MIA trade with Brazil fell $2.71 billion in 2015 when compared to 2014. MIA’s perennial largest trade partner, Brazil has historically quenched its appetite for cellphones, printers, medicine and computers as well as aircraft engines and parts by shipments originating at MIA and its leading seaports. With its steep currency devaluation against the strong dollar, Brazil and its citizens are finding it increasingly difficult to afford those items, whether luxuries or necessities. Venezuela is suffering the highest inflation rate in the world and its currency is, likewise, hobbled. Although most of the damage to its economy has been done in previous year, its trade with MIA fell another $604.08 million in 2015.
Only Brazil’s trade with MIA fell more in dollars than Costa Rica’s in 2015. Costa Rica’s MIA trade dropped $2.52 billion in 2015. Because its trade with MIA is smaller than that of Brazil’s, the percentage drop was far steeper, at 60.90 percent. Computer chip imports into MIA fell 97.85 percent, from a No. 5 ranking to No. 127 in one year. The drop in value was $2.17 billion — almost all of the decrease in the two-way trade between MIA and Costa Rica.
Then there’s gold.
MIA became one of the nation’s leading hubs for gold trade during the global economic crisis — with Switzerland rising from South Florida’s No. 29-ranked trade partner to No. 3 thanks to gold mined in Mexico and Colombia and then whisked to the European nation. But the air escaped from that balloon over the last couple of years as the global economy, and the U.S. economy in particular, managed to convince investors that the worst was over.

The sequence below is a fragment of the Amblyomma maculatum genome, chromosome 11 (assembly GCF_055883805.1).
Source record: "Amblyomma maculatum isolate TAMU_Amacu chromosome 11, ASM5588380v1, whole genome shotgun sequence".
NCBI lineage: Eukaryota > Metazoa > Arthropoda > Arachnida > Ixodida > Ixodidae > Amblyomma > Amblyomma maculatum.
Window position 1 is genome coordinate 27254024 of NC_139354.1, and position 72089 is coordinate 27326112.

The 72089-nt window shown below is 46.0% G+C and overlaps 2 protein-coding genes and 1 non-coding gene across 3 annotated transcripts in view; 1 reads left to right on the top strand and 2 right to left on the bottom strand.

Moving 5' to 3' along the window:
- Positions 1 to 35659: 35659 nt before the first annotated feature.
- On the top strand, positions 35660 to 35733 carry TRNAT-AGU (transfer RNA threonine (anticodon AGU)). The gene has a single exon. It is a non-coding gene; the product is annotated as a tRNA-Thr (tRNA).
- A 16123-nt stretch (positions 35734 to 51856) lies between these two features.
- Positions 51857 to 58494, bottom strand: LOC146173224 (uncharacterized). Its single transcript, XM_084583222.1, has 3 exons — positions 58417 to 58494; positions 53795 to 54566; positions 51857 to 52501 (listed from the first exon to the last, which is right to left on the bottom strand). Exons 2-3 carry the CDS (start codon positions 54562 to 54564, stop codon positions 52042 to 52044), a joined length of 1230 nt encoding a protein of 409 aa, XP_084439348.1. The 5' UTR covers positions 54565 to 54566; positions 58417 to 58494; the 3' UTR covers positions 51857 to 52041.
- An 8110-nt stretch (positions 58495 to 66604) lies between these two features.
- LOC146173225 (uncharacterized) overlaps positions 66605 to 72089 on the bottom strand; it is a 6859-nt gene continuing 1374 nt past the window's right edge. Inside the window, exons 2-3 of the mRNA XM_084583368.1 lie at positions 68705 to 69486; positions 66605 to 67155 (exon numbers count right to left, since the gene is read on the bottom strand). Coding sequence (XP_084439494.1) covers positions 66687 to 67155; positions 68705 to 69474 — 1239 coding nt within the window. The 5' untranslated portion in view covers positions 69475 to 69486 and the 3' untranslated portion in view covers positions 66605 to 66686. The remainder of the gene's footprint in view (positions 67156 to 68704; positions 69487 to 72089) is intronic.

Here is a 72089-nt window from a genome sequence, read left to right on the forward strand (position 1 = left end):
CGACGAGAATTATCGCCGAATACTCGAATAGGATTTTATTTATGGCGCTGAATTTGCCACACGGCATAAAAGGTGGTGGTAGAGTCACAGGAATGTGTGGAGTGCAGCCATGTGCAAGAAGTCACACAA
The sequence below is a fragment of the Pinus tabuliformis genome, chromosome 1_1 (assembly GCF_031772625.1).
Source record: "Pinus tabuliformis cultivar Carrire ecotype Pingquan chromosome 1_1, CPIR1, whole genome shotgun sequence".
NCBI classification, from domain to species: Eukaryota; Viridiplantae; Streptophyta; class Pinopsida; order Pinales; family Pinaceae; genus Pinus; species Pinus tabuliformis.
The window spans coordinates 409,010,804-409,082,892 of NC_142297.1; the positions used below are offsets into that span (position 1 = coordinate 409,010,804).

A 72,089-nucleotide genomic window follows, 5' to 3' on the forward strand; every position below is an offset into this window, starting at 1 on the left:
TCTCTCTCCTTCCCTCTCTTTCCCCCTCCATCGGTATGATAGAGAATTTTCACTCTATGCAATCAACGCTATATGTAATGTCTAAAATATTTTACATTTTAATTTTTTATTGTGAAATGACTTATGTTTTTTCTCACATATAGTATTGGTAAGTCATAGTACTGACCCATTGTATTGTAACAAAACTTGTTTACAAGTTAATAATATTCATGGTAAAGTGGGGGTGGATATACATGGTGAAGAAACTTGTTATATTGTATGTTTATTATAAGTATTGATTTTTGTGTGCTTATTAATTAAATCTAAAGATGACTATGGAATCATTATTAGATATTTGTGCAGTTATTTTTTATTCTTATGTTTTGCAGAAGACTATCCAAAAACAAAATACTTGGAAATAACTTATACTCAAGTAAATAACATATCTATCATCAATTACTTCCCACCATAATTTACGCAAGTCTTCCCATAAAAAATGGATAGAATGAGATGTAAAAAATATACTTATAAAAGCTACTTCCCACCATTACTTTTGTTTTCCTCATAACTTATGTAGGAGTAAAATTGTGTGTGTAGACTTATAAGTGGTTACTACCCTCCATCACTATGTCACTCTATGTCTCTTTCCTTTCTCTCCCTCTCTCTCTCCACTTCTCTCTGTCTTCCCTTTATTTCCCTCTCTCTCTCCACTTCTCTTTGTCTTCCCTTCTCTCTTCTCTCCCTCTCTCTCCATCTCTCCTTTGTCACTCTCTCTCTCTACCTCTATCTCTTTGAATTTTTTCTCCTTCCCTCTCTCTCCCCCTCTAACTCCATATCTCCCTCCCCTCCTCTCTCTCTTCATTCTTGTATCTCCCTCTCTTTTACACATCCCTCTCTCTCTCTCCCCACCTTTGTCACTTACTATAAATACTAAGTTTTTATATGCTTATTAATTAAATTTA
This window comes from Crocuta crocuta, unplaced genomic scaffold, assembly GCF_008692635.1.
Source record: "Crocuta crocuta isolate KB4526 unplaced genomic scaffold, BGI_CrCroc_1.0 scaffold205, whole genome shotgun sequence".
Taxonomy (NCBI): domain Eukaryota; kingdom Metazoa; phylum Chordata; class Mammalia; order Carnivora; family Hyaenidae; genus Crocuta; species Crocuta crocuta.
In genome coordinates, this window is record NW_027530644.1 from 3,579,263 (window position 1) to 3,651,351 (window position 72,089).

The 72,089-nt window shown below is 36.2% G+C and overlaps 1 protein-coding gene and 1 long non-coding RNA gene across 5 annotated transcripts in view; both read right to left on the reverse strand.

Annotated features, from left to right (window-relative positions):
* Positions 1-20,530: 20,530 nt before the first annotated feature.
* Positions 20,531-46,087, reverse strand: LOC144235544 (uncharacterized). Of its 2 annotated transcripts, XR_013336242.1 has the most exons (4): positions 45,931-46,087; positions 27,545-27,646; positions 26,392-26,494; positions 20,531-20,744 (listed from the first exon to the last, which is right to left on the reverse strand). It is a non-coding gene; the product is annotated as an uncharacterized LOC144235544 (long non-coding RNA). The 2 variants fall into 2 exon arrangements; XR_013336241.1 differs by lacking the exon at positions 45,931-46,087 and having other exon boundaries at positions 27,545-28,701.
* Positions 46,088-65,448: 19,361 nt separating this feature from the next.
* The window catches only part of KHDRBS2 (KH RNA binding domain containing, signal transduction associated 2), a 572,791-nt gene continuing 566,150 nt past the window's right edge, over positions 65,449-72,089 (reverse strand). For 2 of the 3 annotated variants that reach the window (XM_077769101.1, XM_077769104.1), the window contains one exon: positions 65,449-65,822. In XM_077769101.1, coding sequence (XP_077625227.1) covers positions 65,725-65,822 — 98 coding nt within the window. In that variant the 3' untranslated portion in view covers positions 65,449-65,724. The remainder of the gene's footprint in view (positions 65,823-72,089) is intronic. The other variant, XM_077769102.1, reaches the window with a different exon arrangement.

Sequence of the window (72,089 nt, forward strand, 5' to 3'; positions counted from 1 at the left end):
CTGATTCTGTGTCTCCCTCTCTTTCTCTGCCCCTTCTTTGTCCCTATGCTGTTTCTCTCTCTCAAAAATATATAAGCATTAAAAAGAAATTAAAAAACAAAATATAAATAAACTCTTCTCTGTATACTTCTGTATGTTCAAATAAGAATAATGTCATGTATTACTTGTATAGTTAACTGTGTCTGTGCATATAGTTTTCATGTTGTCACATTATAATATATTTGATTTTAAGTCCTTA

Only Brazil’s trade with MIA fell more in dollars than Costa Rica’s in 2015. Costa Rica’s MIA trade dropped $2.52 billion in 2015.
In 2015, the value of gold imported into MIA — it flies rather than sails because of the desire to keep a close watch on its safe passage, given its value — fell 20.03 percent to $3.88 billion. On the export side, gold fell 48.20 percent to $1.58 billion. While those numbers affected markets like Colombia and Mexico, where it was first mined, and Switzerland, where most of it initially flew, it also affected newer sources and destinations: Peru and Bolivia on the import side and Hong Kong and the United Arab Emirates on the export side.
But, as the chart shows, MIA trade with Switzerland is up sharply in 2015. That’s after several years of sharp decline and could presage heightened insecurity about the global economy again. Stay tuned.
There is some unfettered good news in the trade data, and that is MIA’s trade with Argentina, the long-beleaguered nation that appears to be making headway in resolving its issue with investors holding the small percentage of its bonds from its 2001 default. MIA’s trade with Argentina increased $339.89 million, a 15.70 percent increase over 2014 to a record $2.50 billion in trade.
That bump in trade is positively affecting both PortMiami and Port Everglades.
This is the fourth of six columns examining South Florida’s 2015 trade with the world. The next two will focus on PortMiami and Port Everglades. The first three focused on South Florida’s overall trade, its exports and its imports, respectively.
Reach Ken Roberts, president of WorldCity, at kroberts@worldcity web.com. Twitter: @tradenumbers
For MIA, an $8.9B drop in two-way trade
Source: WorldCity analysis of U.S. Census Bureau data